Joan Miró (1893 – 1983)
Joan Miro was born in Barcelona, but the landscapes and surroundings of the Catalonian town of Mont-roig were crucial elements of his work. Made in Mont-roig, The Tilled Field (1923), is perhaps the first example of Miró’s surrealist painting. It referred to his artistic heritage in prehistoric Latin painting.
Miró painted the Catalan and French flags at either side of a pole, while the Spanish flag flew alone, perhaps showing his support for the subjugated regime.
In 1934, Spain had plunged into turmoil. The October Revolution had extended all over the country leading to an economic recession. Still Life with Old Shoe (1937) was made in France while thousands were being massacred back home in Spain.
Miró said the symbolic elements of the painting were subconscious. He realized later that the fork in the apple could represent the bayonet piercing the chest of the enemy. His use of color and tone evoke a claustrophobic response to the piece of old bread and apple, an empty bottle, and an old shoe.
Years later, art critics would refer to this painting as Miró’s own version of Guernica.
Salvador Dalí (1904 – 1989)
Born on the dramatic coastline of Northeast Spain, Salvador Dalí’s work was compelling because he painted impossible worlds, based on places that he knew and loved. In order to fully understand Dalí’s painting, one has to know Cadaqués, the town where the Dalí family spent their holidays. Dalí once said: “I cannot separate myself from this sky, this sea, these rocks.”
The Great Masturbator (1929) is based on a recognizable rock in Cadaqués, but its distortions of reality are Dalí’s interpretation. There is a grasshopper on the protagonist’s mouth. The figure at the bottom left-hand side of the painting, whose shadow leads to another two figures, is said to represent a memory of Dalí and his parents walking on the beach at Cadaqués.
After becoming one of the most famous artists alive, he returned to Cadaqués in 1929, where he would paint some of his best paintings. His new focus on religious art led him to paint Christ of Saint John of the Cross (1951) with its aerial view of the crucifix and the coast of Cadaqués.
Frida Kahlo (1907 – 1954)
Frida Kahlo was born in Mexico City in 1907. With a Native American mother from Oaxaca, she was extremely proud of her heritage. In 1910, the year Frida turned three, the Mexican Revolution exploded across the country. One of the intellectual missions of post-revolutionary Mexico was the National Preparatory School. In 1922, Frida became one of the Preparatory’s first female students.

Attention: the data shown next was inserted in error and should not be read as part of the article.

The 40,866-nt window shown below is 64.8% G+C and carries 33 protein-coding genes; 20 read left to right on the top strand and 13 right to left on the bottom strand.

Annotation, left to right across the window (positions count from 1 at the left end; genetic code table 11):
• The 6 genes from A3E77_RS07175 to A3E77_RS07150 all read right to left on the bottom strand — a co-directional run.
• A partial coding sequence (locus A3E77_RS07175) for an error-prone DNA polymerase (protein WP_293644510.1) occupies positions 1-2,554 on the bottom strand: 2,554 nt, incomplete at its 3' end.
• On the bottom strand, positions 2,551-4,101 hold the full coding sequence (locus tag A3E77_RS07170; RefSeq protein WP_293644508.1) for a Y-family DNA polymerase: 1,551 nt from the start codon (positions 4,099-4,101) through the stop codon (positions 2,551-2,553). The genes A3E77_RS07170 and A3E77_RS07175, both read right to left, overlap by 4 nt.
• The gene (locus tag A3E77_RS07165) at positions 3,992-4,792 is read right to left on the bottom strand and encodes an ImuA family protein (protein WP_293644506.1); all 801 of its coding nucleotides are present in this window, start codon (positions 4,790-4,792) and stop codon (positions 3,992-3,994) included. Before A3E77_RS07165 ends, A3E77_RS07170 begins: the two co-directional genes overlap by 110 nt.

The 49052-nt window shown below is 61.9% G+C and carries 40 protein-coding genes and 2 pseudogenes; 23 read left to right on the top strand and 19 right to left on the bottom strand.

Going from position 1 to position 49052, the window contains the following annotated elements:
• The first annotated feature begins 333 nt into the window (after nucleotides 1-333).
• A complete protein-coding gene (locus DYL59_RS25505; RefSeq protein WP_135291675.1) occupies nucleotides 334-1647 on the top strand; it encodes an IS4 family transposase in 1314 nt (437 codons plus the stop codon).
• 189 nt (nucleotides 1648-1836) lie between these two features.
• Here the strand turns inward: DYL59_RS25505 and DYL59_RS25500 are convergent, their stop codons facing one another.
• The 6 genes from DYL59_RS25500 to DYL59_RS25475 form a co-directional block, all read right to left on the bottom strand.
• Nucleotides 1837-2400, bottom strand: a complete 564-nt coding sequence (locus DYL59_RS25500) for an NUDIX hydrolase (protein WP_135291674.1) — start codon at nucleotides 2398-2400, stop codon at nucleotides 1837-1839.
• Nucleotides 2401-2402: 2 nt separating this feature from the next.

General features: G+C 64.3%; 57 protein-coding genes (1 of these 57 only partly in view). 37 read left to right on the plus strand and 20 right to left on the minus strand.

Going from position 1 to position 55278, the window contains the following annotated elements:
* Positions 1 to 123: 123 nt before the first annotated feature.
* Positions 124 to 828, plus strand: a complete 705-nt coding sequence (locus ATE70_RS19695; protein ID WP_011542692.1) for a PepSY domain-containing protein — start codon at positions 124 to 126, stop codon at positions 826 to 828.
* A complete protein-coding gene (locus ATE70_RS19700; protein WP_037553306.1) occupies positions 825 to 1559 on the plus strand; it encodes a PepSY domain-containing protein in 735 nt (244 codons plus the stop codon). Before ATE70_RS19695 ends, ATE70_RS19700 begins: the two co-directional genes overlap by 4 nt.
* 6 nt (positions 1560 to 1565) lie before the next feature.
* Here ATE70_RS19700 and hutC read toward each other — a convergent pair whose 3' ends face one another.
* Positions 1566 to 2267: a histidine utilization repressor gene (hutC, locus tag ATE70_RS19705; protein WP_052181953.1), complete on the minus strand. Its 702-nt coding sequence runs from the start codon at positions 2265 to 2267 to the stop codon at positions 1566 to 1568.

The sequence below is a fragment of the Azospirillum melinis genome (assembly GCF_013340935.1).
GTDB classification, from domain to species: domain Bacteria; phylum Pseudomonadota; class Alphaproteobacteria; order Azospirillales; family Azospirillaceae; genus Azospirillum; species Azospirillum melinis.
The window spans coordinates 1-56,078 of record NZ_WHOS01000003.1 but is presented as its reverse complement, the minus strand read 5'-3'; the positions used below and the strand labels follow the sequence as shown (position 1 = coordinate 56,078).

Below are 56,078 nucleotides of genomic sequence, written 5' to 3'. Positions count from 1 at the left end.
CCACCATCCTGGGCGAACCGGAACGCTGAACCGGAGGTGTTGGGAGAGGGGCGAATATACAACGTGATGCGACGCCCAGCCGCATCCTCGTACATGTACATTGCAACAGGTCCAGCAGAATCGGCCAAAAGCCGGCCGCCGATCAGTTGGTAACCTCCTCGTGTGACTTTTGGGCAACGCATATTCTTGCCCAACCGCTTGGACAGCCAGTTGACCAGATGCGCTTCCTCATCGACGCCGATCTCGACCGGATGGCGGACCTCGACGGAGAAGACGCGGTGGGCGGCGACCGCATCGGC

At 21, with the violence of the independence over, Frida joined the creative vitality of the city. She socialized with a community of Marxists, communists, anti-imperialists, leaders, artists, and political exiles.
Plagued by ill-health from an early age, she died at the age of 47. However, over the years, her deeply personal and symbolic surrealist paintings made her an icon of art, feminist and political movements, and pop culture.
Frida Kahlo has become one of the most famous artists of the 20th century.
Chicano originated as a derogatory term that Mexican people used to describe Mexican people who had emigrated to America. In the late 1960s, the civil rights movement reclaimed the term which began to encompass the new Mexican American experience.
Chicano Art was traditionally classified as folk art, and it has its roots in Mexican mural traditions.
Carlos Almaraz was one of the original Chicano painters. His painting Echo Park (Falling Angels), (1974) depicts abstract forms descending onto Echo Park, a significant Latino location. Another Crash (Police) (1979) comes from his collection of car crash paintings which represented inner-city angst.
Los Angeles-based Leo Limon‘s pastel painting, Mas Guegod (2000), meaning more games, depicts Aztec symbols surrounding a smoking figure. Pastel became a common medium in Chicano Art because of its affordability.
In Chicano Art, these artists are able to represent their own realities instead of having certain identities thrust upon them. As Americans who are somewhat excluded from Americanness, their experiences of the inner city, as well as the violence and vibrancy that emerge, are what constitutes what we know as Chicano Art today.